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i have inherited a 30foot leylandii hedge which has never been trimmed or lopped is it too late as i would like to keep it but only if it can be tamed


By Millie

kent, United Kingdom Gb

an overgrown leylandii hedge



Leylandii can only be trimmed back into the green growth, old woody bits will not shoot again. This will be overshadowing everything and sucking out moisture and nutrients. Unless it is doing a useful screening or windbreak job I'd get rid of it and put in a more pruneable hedge such as yew or beech. It will be a big job so get help, or pay someone to do it. Also, consider how you are going to dispose of the branches.

7 Feb, 2009


You can cut at least half it's height away 30ft. to 15ft., do not cut the sides until next year. It will put on 2-3ft. again this year. When it is mild again will be a good time to do this. Don't let it dry out through the summer.

7 Feb, 2009


here here volunteer

7 Feb, 2009


The idea is she would like to keep the hedge if it can be tamed. I have done this more than once.

7 Feb, 2009


Millie, I would say u may be able to tame it, but that
1 a neglected Leylandii like this has probable gone too far to look nice again, we had one sounds similar to yours, and it was massive and just dreadful
2 it's going to be much harder work in the long run to keep this one and trim it, than replace it and trim that one - just bcos the rate of growth is so mad.

Then again, I'm extremely biased against the plant - seen too many bad ones. I think they are the "pitbulls of the garden" and they really will suck all the goodness out of your soil away from anything else you might want to plant near them.
Just like the poor pitbulls aswell - it's not the dog, it's the owners who mistreat them!

7 Feb, 2009


Nothing wrong with the tree, it's the people who plant them and don't maintain them that are the problem.

8 Feb, 2009


Yes that's right, there is nothing wrong with it as a tree.
If you take it right down you will certainly miss it and will lose your screen. It will take years to establish a new screen and the expense of taking out all the trees and roots and renewing the soil and new trees will be very high.

8 Feb, 2009


i see docs and weedings point im biast i think they should be able to get full size in the right place ie a massive garen.they certainly have a place .personaly id cut it down and start again.depends what you like realy

8 Feb, 2009


oh my goodness i have put the cat amongst the pigeons,so many different opinions.
Anyone know of a rough estimate to lop and trim or to remove altogether?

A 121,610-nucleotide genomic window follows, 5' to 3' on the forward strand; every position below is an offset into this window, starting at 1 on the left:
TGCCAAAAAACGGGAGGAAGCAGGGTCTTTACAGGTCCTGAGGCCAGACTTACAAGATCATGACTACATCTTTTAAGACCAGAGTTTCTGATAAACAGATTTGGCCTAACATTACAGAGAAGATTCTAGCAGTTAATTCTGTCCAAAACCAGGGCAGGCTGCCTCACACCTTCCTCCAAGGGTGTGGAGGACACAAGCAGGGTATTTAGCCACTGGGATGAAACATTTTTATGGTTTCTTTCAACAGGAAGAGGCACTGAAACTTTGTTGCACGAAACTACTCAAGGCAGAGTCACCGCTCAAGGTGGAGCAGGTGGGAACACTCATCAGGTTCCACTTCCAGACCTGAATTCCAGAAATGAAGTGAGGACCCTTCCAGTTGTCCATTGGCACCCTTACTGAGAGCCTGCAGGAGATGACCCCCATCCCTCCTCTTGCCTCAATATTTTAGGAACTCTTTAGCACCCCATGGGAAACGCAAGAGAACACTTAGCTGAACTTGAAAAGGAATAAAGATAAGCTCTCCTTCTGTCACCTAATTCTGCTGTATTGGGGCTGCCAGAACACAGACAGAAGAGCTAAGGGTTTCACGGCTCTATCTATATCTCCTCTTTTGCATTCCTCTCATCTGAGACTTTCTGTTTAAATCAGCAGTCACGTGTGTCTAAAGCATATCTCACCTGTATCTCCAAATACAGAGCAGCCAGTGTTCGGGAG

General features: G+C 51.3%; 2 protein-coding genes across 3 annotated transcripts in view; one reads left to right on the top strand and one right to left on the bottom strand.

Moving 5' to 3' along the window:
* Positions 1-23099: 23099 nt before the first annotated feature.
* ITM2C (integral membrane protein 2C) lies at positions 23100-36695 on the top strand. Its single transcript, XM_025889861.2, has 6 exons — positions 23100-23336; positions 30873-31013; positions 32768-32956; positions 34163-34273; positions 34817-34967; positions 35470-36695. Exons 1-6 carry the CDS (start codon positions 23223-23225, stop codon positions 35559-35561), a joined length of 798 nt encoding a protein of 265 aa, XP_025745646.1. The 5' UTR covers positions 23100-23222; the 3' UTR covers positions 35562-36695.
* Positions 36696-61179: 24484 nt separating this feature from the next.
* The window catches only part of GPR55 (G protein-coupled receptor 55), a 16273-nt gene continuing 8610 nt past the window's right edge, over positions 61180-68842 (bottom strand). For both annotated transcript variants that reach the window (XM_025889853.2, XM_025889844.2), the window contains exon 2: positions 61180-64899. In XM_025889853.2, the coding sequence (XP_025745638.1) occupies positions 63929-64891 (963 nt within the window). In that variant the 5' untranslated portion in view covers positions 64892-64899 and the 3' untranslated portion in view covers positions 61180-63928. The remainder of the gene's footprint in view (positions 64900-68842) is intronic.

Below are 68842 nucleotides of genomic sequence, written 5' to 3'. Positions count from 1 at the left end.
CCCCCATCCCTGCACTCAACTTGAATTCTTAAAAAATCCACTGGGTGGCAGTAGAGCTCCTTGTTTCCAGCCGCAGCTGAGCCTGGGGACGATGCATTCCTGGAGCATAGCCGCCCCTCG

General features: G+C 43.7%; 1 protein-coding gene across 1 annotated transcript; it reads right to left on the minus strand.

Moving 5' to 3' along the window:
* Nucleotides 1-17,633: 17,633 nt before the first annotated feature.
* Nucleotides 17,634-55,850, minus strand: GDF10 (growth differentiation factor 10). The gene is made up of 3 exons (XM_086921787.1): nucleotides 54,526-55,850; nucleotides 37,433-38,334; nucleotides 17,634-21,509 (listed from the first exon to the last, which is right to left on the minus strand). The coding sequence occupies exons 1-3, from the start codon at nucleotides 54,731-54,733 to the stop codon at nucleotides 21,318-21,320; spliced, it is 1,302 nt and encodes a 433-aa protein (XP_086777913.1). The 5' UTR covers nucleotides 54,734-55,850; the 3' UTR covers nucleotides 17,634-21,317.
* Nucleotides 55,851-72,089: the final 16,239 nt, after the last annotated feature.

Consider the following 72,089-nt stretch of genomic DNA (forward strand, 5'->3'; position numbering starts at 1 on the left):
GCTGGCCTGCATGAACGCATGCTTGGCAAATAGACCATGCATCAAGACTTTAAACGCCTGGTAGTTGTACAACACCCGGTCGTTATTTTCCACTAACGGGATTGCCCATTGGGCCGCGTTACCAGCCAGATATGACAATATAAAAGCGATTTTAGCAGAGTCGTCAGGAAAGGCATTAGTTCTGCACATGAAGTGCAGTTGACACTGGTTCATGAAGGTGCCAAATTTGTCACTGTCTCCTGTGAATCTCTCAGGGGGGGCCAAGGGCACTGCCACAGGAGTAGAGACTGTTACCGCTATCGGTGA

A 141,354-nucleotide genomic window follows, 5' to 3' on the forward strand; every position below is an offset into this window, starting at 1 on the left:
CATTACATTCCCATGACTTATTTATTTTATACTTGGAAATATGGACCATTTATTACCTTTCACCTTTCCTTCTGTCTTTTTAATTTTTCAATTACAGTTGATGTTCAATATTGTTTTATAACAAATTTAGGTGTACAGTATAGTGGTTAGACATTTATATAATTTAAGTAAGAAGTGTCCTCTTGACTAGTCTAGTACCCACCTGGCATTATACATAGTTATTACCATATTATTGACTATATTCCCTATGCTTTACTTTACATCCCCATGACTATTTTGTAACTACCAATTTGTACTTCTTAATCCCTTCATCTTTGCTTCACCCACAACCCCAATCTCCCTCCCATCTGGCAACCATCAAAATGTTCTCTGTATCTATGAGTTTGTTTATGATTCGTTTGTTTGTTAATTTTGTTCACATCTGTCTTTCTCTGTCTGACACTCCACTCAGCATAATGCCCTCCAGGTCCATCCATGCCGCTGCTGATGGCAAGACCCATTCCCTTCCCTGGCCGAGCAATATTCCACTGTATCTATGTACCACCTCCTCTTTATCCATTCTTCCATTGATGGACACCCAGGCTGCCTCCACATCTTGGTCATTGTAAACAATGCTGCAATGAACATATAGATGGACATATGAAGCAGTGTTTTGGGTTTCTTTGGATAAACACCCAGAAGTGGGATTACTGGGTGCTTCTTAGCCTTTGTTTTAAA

9 Feb, 2009


sorry millie i cant help you there im afraid

9 Feb, 2009


Millie, Bob might can help more than me there - just make sure you get several quotes. A family member of ours was amazed at the difference. And make sure too that there are no hidden extra costs lurking behind a cheaper quote.

Don't worry about cats and pigeons, GOY members might disagree, but nothing taken personally! :)) Hope it doesn't make it too hard to decide for you though. If it sheds (ha ha, gardeners joke, sorry) any extra light on the matter - I notice that I tend to demolish a bit too much, quite extreme in chopping things down or back. I hope I've not been too outspoken on this question, if I have I'm sorry. The very word Leylandii brings me out in a cold sweat, I should get over it!
You could try doing a search on the plant name, and seeing how others are dealing with similar situations - I always find that helps.

9 Feb, 2009


thats what i thaught weeding you also get people comming round prommising you everything and not doing most of it.i wouldnt just find out prices id ask about the job if it was up to scratch.

9 Feb, 2009


Hi. I'm a new member and have a similar problem with trying to maintain my Leylandii. They act as a great screen but through my own fault by not keeping on top of them they have grown very high and wild. My main problem is the long heavy branches that are hanging over into the neighbours behind my house. It involves bow saws, telescopic killers and saws and a chainsaw and some strong rope. I shopped around for prices before deciding to do it myself and I found the prices varied crazily. From one extreme to other. The cheapest guy seemed to be casing the house instead of looking at the trees and I was warned of a certain type that are not insured or certified that would be prone to having an accident and end up suing you. Getting rid of the branches is a pain with all the work involved and the trips to the recycling centre but then again it makes for good fire fodder and burns well when dry enough. Saved me a fortune on coal and kerosene for a few months and I've only got half of them done.

18 Jun, 2011


Leylandii are one of man`s viler creations. We have just had 3 of the devils in our front garden cut down. They were over 50 years old and had hardly been touched so you can imagine the height they had reached. If you don`t get rid, you will forever have problems keeping them in check as the growth is so vigorous.

28 Mar, 2013

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